A new idea for space tourism: Balloon over rocket

Oct 22, 2013 by Seth Borenstein
This artist's rendering provided by World View Enterprises on Tuesday, Oct. 22, 2013 shows their design for a capsule lifted by a high-altitude balloon up 19 miles into the air for tourists. Company CEO Jane Poynter said people would pay $75,000 to spend a couple hours looking down at the curve of the Earth. (AP Photo/World View Enterprises)

The latest space tourism venture depends more on hot air than rocket science.

World View Enterprises announced plans Tuesday to send people up 19 miles in a capsule, lifted by a high-altitude balloon. Company CEO Jane Poynter said the price for spending a couple of hours looking down at the curve of the Earth will be $75,000.

But it's not quite space. Space starts at 62 miles.

Still, the plan requires approval from the Federal Aviation Administration, which oversees commercial space. She said it uses existing technology and the first launch could be as early as the end of 2016.

The same team last February proposed a private venture to send a to Mars in 2018.

This artist's rendering provided by World View Enterprises on Tuesday, Oct. 22, 2013 shows their design for a capsule lifted by a high-altitude balloon up 19 miles into the air for tourists. Company CEO Jane Poynter said people would pay $75,000 to spend a couple hours looking down at the curve of the Earth. (AP Photo/World View Enterprises)


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Squirrel
1.4 / 5 (10) Oct 23, 2013
Waste of helium--hot air will not get you 19 miles up. The FAA should ban it simply because helium is to scarce and vital to throw away in the large quantities this will use on trivial vanity sight seeing.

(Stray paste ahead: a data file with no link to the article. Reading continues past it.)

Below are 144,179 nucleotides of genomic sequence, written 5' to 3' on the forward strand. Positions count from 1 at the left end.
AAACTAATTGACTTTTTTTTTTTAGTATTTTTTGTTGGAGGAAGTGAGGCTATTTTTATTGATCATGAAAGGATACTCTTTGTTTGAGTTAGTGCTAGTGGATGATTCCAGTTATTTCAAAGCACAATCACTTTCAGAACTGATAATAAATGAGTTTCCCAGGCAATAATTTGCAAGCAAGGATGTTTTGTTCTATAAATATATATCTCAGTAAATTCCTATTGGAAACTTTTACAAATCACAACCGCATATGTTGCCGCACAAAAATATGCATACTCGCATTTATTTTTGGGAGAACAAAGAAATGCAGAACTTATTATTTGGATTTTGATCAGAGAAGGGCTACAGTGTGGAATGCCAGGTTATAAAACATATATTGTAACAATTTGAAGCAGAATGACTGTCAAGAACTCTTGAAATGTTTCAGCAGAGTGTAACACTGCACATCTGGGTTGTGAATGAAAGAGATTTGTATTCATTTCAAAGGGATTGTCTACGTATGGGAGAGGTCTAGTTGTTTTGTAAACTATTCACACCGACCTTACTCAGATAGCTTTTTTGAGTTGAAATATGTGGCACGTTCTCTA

Humpty
1 / 5 (9) Oct 23, 2013
They use hydrogen dummy - it's safer.
The Singularity
1.5 / 5 (8) Oct 23, 2013
I had this idea years ago.
GSwift7
5 / 5 (1) Oct 23, 2013
because helium is to scarce and vital


Helium is vented off as a waste product in natural gas processing. Most natural gas contains about 7% helium by volume. The reason helium isn't saved for use during most natural gas processing is because it isn't worth it. The US government keeps the price of helium artificially low through the sale of its reserves. The supply of helium is nowhere near running out. It's just the US stockpile that will be used up, which will allow the price to go up, and refineries will then be able to sell it in stead of venting it.

Jane Poynter said the price for spending a couple of hours looking down at the curve of the Earth


That's a nice long ride. The rocket rides like Virgin Galactic only last a few minutes.